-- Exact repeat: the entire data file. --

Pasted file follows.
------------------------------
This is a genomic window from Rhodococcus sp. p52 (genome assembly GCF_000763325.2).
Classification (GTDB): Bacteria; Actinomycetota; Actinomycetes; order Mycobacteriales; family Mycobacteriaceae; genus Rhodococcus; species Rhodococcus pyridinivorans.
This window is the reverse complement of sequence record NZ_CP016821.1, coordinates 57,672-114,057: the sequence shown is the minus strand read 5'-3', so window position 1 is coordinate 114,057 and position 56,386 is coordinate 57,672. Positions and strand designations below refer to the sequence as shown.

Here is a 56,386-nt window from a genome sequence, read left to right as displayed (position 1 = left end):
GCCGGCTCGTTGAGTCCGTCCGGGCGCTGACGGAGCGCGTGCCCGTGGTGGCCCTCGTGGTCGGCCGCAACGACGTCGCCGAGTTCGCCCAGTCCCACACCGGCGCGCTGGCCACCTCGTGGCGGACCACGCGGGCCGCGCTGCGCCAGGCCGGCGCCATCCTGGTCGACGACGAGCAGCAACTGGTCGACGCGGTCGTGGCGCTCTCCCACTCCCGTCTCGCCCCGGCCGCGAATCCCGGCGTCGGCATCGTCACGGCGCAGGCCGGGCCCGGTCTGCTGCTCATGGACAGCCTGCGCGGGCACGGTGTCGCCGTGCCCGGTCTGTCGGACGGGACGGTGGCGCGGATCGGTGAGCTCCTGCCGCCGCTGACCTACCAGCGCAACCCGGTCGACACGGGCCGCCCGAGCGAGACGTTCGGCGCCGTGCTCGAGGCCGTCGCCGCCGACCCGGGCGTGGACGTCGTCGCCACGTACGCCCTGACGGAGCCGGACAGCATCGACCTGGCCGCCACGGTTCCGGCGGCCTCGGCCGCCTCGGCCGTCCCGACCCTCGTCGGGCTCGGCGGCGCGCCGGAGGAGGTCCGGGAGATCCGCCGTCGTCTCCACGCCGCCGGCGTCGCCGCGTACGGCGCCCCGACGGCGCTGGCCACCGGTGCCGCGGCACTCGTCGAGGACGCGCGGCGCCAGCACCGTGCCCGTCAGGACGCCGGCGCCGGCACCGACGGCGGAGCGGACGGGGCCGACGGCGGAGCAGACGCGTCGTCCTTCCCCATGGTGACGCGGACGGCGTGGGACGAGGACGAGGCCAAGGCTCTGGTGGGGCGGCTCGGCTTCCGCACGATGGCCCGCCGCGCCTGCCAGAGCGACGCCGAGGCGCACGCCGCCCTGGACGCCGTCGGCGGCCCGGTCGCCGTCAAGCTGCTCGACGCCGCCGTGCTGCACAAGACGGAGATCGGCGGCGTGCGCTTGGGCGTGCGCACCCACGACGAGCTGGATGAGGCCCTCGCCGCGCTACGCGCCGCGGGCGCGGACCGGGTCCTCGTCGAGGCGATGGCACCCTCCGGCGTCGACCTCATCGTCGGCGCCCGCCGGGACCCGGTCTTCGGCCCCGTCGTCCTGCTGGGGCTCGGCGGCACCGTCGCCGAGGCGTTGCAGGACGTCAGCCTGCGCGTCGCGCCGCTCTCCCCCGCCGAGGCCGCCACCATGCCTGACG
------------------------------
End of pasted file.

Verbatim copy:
This is a genomic window from Rhodococcus sp. p52 (genome assembly GCF_000763325.2).
Classification (GTDB): Bacteria; Actinomycetota; Actinomycetes; order Mycobacteriales; family Mycobacteriaceae; genus Rhodococcus; species Rhodococcus pyridinivorans.
This window is the reverse complement of sequence record NZ_CP016821.1, coordinates 57,672-114,057: the sequence shown is the minus strand read 5'-3', so window position 1 is coordinate 114,057 and position 56,386 is coordinate 57,672. Positions and strand designations below refer to the sequence as shown.

Here is a 56,386-nt window from a genome sequence, read left to right as displayed (position 1 = left end):
GCCGGCTCGTTGAGTCCGTCCGGGCGCTGACGGAGCGCGTGCCCGTGGTGGCCCTCGTGGTCGGCCGCAACGACGTCGCCGAGTTCGCCCAGTCCCACACCGGCGCGCTGGCCACCTCGTGGCGGACCACGCGGGCCGCGCTGCGCCAGGCCGGCGCCATCCTGGTCGACGACGAGCAGCAACTGGTCGACGCGGTCGTGGCGCTCTCCCACTCCCGTCTCGCCCCGGCCGCGAATCCCGGCGTCGGCATCGTCACGGCGCAGGCCGGGCCCGGTCTGCTGCTCATGGACAGCCTGCGCGGGCACGGTGTCGCCGTGCCCGGTCTGTCGGACGGGACGGTGGCGCGGATCGGTGAGCTCCTGCCGCCGCTGACCTACCAGCGCAACCCGGTCGACACGGGCCGCCCGAGCGAGACGTTCGGCGCCGTGCTCGAGGCCGTCGCCGCCGACCCGGGCGTGGACGTCGTCGCCACGTACGCCCTGACGGAGCCGGACAGCATCGACCTGGCCGCCACGGTTCCGGCGGCCTCGGCCGCCTCGGCCGTCCCGACCCTCGTCGGGCTCGGCGGCGCGCCGGAGGAGGTCCGGGAGATCCGCCGTCGTCTCCACGCCGCCGGCGTCGCCGCGTACGGCGCCCCGACGGCGCTGGCCACCGGTGCCGCGGCACTCGTCGAGGACGCGCGGCGCCAGCACCGTGCCCGTCAGGACGCCGGCGCCGGCACCGACGGCGGAGCGGACGGGGCCGACGGCGGAGCAGACGCGTCGTCCTTCCCCATGGTGACGCGGACGGCGTGGGACGAGGACGAGGCCAAGGCTCTGGTGGGGCGGCTCGGCTTCCGCACGATGGCCCGCCGCGCCTGCCAGAGCGACGCCGAGGCGCACGCCGCCCTGGACGCCGTCGGCGGCCCGGTCGCCGTCAAGCTGCTCGACGCCGCCGTGCTGCACAAGACGGAGATCGGCGGCGTGCGCTTGGGCGTGCGCACCCACGACGAGCTGGATGAGGCCCTCGCCGCGCTACGCGCCGCGGGCGCGGACCGGGTCCTCGTCGAGGCGATGGCACCCTCCGGCGTCGACCTCATCGTCGGCGCCCGCCGGGACCCGGTCTTCGGCCCCGTCGTCCTGCTGGGGCTCGGCGGCACCGTCGCCGAGGCGTTGCAGGACGTCAGCCTGCGCGTCGCGCCGCTCTCCCCCGCCGAGGCCGCCACCATGCCTGACG